Here’s How You Can Celebrate Canada 150 Without Taking Away from Indigenous Culture
There’s a reason people are sitting out Canada 150 celebrations.
While Canada 150 has been a major cause of celebration, with free admission to national parks in 2017, Ontario’s giant inflatable duck, and the official Canada Day 150 party planned for Parliament Hill, it has also been a point of contention for many Canadians.
While July 1, 2017 marks 150 years since Confederation, it does not, in fact, mark the birth of Canada. Canada, and its Indigenous people, were here long before 1867. What this birthday feels like, for some, is more of a celebration of colonization, if not cultural genocide.
Not everyone understands the lasting effects unfair treatment of Indigenous Peoples had on our country. Residential schools are one of the major causes of poverty, homelessness, substance abuse, and violence among Indigenous Canadians, according to Legacy of Hope Foundation. That is one of many reasons some Canadians are opting out of traditional Canada Day celebrations this year.
So instead of BBQs and fireworks, here are five ways Global Citizens can honour Canada and its rich history of indigenous culture.
1. Read a book about the history of our nation.
Don’t just pick up any old history book. Read a memoir from the perspective of an Indigenous Canadian. Bev Sellars’ memoir, “They Called Me Number One: Secrets and Survival at an Indian Residential School” shares what it was like growing up in British Columbia and attending the St. Joseph’s Indian Residential School near Williams Lake in the 1960s.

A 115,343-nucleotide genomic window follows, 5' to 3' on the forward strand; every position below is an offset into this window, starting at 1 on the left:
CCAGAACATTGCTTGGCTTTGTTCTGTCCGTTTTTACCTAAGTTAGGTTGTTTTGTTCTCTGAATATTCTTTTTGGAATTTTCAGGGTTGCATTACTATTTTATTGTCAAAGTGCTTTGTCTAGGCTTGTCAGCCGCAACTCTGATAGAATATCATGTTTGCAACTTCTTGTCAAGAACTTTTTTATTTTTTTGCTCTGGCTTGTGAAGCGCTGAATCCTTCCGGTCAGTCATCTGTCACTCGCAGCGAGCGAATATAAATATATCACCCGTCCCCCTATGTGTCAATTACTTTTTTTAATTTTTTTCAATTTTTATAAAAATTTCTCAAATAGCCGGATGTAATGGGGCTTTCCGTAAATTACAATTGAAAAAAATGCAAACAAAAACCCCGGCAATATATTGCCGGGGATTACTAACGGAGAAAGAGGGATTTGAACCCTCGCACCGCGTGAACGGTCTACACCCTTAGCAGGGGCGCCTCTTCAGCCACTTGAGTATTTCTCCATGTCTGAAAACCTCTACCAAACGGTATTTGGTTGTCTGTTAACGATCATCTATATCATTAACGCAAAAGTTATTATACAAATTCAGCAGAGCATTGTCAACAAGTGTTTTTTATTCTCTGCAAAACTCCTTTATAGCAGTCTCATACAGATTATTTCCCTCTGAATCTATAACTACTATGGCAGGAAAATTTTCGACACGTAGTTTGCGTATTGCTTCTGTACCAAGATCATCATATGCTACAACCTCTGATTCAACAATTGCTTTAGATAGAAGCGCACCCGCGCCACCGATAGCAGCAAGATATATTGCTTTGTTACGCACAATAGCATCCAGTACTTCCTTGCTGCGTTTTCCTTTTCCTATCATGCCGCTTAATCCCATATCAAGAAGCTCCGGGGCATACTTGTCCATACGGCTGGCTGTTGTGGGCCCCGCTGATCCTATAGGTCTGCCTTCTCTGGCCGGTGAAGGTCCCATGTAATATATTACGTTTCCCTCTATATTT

2. Get involved with an Indigenous organization.
There are many Indigenous organizations in Canada that could use a few extra volunteers. Find out where you can donate your time and efforts, and learn more about the Indigenous communities in your area. Reconciliation Canada is looking for volunteers that want to help build a stronger relationship between Indigenous Peoples and all Canadians.
3. Attend a local pow wow.
Pow wows are celebrations that honour Indigenous music, song, food, dance, and storytelling. There are many pow wows taking place across Canada this summer, if not over Canada Day weekend. Not only will you experience something new if you’ve never been, but you’ll have fun and learn about the culture.
4. Visit Indigenous art exhibits
There are inspiring Indigenous artists in Canada like Kent Monkman, an artist who speaks to the issues faced by the Indigenous communities through his work. Exhibitions like Monkman’s Shame and Prejudice: A Story of Resilience, which was created as a response to Canada 150 celebrations, provide a visual and unique way to learn about the people and their history.
5. Rewatch The Tragically Hip’s final concert
The Hip was notorious for their Canada Day performances, but this year there will be no show. Watching their final concert may seem cliché, but there’s reason to it. During the concert, Gord Downie called on Prime Minister Trudeau to address Canada’s mistreatment of Indigenous people and he called on the audience to hold Trudeau to his commitments. Rewatching the show this Canada Day can serve as a reminder that we have the power to work with our government to ensure that all Canadians are treated equally.